An automatic teller machine (ATM) works like any other vending machine on the inside. There are spots to load the product--paper bills. For ATMs that dispense more than one type of bill--a machine which dispenses both £13s and £6s, each spot must be loaded with the right bills. An ATM that usually will dispense £6 bills may suddenly not allow any £6-based transactions, but will still allow withdrawals of £13 multiples because it is out of bills in the £6 slot.
The physical limitations of each ATM, such as how many bills it can hold, are determined by the manufacturer and are not the same on all machines.
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An ATM card is simply a plastic card with information stored on a magnetic strip. This information includes your name and bank account information, including routing numbers and account numbers. When you insert your card, the machine reads this data off of the magnetic strip and uses it to process your transaction.
ATM Screen and Keys
The ATM screen and keys are like any other computer and are used to show information to the user and get information from the user. First, the ATM will ask the user to enter a personal identification number. This PIN acts as a password to the card inserted. A double layer of security is achieved to access an account. The user must have both the ATM card and the associated PIN number.
The ATM itself is a dumb terminal; no banking or account information is stored inside the ATM system. In order to access such information, the ATM must be able to connect to a banking network. The ATM may do this either through a physical connection or with a wireless method, such as cellular. When the user initiates a transaction, the ATM uses the information it read from the ATM card to contact the appropriate banking system. That system accesses information about your account, including whether you are permitted to perform such a transaction and whether there are sufficient funds in your account. The user's banking system will respond with the information required and the ATM machine will report the answer on the screen. The ATM reports back to the home banking system that it has either completed the transaction or not.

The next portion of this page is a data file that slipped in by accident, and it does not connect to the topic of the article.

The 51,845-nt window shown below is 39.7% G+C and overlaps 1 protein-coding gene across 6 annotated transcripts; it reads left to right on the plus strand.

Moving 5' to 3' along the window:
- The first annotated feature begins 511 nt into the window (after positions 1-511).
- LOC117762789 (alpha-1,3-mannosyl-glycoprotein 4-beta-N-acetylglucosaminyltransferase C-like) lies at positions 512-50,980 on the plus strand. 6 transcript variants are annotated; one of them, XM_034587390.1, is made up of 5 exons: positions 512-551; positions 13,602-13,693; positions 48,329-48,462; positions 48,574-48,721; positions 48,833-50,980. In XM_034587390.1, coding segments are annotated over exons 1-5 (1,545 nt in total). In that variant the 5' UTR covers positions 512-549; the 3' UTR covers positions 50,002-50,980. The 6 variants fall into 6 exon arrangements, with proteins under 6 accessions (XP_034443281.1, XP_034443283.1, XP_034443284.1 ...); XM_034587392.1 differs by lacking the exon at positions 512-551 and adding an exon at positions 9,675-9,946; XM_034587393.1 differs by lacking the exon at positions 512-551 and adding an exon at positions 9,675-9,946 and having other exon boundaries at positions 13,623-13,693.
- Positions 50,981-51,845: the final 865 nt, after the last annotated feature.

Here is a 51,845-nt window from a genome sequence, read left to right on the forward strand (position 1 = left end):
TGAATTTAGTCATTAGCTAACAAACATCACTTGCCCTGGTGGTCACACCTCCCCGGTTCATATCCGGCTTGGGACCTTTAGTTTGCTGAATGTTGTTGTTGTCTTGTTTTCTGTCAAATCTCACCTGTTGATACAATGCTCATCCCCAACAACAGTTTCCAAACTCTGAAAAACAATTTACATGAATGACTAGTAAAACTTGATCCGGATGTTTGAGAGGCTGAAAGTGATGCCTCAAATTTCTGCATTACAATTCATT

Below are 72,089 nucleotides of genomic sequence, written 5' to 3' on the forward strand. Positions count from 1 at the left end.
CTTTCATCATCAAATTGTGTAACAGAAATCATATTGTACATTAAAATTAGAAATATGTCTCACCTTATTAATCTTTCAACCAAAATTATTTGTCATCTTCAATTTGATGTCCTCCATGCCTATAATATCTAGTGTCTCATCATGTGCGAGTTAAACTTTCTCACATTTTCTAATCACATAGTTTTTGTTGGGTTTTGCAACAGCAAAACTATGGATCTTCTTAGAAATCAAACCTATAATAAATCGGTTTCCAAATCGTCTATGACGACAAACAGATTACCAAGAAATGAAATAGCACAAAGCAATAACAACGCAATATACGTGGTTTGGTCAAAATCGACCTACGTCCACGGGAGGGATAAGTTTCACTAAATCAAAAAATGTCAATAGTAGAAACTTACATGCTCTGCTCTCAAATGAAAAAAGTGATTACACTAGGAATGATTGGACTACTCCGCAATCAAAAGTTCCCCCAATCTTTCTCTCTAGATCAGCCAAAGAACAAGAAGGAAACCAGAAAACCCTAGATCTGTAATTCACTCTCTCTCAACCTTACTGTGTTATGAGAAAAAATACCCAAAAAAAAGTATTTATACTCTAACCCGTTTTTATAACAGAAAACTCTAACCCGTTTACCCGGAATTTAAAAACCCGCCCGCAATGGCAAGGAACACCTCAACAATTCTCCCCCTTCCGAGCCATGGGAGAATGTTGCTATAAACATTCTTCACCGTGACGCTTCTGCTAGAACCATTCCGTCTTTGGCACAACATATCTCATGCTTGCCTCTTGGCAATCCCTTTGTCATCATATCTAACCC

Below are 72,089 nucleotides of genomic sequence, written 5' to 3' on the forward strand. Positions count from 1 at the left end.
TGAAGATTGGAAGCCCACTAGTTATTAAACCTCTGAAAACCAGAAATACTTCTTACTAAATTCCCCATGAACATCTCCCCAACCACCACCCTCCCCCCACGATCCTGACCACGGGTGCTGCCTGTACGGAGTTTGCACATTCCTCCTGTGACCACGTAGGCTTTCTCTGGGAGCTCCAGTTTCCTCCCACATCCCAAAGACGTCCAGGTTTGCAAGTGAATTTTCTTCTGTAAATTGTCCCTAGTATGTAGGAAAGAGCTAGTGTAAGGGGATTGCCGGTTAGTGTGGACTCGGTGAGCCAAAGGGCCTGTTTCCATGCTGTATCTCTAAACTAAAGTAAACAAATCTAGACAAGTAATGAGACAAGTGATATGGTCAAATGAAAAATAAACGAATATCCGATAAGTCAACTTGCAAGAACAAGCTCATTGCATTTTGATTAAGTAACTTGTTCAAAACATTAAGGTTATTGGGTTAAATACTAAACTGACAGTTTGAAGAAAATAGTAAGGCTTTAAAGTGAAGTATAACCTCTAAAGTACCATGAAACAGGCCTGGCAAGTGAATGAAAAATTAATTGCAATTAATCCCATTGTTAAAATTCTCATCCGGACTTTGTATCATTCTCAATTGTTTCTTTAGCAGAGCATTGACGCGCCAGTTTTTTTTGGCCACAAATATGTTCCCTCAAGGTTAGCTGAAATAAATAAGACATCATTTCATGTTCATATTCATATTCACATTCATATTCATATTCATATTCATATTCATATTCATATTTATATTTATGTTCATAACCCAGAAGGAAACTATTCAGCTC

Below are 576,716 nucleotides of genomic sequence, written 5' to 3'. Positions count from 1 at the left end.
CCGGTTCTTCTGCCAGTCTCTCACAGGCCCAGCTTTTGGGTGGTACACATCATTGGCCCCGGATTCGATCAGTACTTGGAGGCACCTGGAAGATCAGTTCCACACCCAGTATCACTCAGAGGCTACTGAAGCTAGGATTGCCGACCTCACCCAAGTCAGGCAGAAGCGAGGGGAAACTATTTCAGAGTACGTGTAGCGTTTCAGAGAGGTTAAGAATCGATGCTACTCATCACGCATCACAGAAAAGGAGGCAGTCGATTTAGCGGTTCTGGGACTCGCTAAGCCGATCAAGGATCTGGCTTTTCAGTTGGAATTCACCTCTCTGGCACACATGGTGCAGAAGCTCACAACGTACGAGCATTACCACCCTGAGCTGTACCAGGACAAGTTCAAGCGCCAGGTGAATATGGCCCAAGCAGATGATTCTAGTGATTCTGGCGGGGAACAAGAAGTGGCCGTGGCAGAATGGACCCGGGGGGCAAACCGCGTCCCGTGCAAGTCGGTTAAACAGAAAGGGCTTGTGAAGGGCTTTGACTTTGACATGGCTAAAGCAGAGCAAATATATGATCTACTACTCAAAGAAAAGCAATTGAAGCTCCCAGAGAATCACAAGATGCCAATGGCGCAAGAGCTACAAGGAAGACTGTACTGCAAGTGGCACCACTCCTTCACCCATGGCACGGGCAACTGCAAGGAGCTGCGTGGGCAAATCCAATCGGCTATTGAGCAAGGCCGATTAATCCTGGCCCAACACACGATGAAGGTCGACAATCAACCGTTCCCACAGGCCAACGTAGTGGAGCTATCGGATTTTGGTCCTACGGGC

The specific feature set and rules of each ATM is programmed by the ATM owner. Some ATMs may allow only £65 to be withdrawn in a single transaction. Such limits are set on each machine.
If the transaction is approved, the ATM machine dispenses the requisite number of bills and if necessary, prints a receipt for the user. The ATM also returns the card at this time. The ATM will beep to remind the user to take the ATM card. After a certain amount of time, most ATMs will retract the card if it is not taken so it won't be found by someone else.
Whether an ATM charges a fee for withdrawing cash under some circumstances is a choice made by the ATM owner. The ATM can set such a fee and the customer can choose to not continue the transaction after being informed of the fee. Your bank may also set a fee for using another bank's ATM.
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